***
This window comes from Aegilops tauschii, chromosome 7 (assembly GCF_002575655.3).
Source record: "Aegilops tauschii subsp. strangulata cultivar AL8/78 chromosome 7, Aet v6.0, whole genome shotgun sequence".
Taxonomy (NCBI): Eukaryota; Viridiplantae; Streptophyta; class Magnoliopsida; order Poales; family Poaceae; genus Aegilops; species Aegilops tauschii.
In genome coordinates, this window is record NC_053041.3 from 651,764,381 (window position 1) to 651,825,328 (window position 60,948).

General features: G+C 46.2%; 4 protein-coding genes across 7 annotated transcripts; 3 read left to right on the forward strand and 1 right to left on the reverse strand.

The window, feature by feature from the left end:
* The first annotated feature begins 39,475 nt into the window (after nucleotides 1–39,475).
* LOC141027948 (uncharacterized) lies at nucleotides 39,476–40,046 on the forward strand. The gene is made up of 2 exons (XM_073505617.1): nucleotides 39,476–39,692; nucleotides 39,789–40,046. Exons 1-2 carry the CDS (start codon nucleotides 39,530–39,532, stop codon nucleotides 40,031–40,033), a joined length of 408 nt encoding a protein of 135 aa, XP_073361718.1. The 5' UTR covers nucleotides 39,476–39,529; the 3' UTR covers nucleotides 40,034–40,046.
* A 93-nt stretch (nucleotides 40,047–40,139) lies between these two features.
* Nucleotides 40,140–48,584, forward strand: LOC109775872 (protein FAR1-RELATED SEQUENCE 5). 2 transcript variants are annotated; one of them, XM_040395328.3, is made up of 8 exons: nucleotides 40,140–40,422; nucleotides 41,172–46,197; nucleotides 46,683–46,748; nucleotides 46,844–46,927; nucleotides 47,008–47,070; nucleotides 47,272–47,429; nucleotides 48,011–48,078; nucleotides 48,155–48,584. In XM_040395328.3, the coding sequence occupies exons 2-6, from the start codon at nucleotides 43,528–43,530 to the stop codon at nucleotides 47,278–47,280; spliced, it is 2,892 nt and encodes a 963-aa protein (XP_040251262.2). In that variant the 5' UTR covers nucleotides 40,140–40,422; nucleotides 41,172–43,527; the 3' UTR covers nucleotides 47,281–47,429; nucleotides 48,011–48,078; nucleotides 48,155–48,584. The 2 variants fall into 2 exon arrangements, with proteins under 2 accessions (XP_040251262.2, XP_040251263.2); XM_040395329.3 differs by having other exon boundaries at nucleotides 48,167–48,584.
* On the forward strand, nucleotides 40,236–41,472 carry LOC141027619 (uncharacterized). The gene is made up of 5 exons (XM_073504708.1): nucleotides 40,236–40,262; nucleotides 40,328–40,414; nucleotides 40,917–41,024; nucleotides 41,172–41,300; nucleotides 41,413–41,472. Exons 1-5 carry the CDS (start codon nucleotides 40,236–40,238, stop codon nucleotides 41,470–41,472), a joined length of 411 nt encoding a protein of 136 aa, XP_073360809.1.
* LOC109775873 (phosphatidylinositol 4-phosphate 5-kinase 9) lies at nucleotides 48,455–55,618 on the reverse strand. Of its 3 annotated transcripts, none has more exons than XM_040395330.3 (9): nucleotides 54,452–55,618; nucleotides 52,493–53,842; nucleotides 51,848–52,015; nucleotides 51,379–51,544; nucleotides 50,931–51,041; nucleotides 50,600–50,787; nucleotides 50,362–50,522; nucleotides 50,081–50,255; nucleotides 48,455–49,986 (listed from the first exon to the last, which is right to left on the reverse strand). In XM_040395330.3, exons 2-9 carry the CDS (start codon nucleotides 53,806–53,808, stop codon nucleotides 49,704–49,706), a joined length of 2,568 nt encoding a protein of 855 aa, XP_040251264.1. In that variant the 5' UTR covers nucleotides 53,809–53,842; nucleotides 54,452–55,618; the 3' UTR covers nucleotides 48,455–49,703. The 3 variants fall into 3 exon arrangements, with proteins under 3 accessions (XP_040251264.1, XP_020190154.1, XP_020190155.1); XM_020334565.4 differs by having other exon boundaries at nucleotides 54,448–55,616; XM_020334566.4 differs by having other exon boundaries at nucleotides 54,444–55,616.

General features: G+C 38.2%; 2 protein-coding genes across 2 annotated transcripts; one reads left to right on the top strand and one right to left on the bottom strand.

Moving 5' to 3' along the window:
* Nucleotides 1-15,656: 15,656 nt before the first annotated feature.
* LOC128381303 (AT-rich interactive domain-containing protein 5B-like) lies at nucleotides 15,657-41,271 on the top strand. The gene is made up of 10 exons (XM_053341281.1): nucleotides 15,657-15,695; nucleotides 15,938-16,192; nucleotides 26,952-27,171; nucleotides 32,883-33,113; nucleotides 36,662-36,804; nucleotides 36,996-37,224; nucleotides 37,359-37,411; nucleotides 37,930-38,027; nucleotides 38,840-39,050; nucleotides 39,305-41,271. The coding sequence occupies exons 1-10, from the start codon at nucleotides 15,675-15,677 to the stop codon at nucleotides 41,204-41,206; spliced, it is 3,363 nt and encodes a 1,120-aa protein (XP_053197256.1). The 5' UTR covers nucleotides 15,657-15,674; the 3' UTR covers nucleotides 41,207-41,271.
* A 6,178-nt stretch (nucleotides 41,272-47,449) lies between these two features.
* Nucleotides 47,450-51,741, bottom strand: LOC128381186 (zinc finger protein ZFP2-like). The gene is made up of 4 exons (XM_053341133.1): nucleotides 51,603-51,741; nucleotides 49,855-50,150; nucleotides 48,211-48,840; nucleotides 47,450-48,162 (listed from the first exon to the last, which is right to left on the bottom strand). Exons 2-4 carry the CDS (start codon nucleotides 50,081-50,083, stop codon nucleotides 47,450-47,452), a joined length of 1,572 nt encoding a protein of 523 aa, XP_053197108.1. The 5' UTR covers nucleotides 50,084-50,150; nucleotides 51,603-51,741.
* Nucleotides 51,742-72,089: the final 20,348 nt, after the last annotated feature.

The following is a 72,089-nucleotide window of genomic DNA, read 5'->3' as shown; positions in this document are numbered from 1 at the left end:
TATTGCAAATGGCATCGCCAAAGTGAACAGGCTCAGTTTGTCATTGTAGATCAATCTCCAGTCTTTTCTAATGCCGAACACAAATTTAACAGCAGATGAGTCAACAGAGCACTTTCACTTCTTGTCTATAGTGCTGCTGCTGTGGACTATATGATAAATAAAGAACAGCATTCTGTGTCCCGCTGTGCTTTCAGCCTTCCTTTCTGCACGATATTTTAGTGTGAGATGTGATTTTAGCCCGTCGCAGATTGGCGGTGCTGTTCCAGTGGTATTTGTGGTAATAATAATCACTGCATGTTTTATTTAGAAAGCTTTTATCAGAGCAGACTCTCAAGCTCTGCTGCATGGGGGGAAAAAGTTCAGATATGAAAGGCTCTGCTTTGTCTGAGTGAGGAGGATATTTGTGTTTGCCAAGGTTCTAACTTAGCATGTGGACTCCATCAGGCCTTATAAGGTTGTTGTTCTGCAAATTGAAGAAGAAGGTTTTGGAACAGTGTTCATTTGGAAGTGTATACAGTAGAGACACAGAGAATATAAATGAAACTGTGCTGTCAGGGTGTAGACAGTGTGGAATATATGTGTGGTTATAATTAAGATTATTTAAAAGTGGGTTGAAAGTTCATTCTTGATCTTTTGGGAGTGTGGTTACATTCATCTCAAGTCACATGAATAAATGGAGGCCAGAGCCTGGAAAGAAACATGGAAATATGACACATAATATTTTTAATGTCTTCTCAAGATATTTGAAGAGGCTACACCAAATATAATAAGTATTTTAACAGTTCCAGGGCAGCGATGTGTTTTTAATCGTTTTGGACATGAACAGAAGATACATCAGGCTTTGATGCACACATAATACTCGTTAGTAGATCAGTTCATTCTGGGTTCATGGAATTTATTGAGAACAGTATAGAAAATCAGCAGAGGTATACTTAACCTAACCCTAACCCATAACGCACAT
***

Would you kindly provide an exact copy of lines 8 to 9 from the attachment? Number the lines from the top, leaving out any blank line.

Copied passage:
* LOC141027948 (uncharacterized) lies at nucleotides 39,476–40,046 on the forward strand. The gene is made up of 2 exons (XM_073505617.1): nucleotides 39,476–39,692; nucleotides 39,789–40,046. Exons 1-2 carry the CDS (start codon nucleotides 39,530–39,532, stop codon nucleotides 40,031–40,033), a joined length of 408 nt encoding a protein of 135 aa, XP_073361718.1. The 5' UTR covers nucleotides 39,476–39,529; the 3' UTR covers nucleotides 40,034–40,046.
* A 93-nt stretch (nucleotides 40,047–40,139) lies between these two features.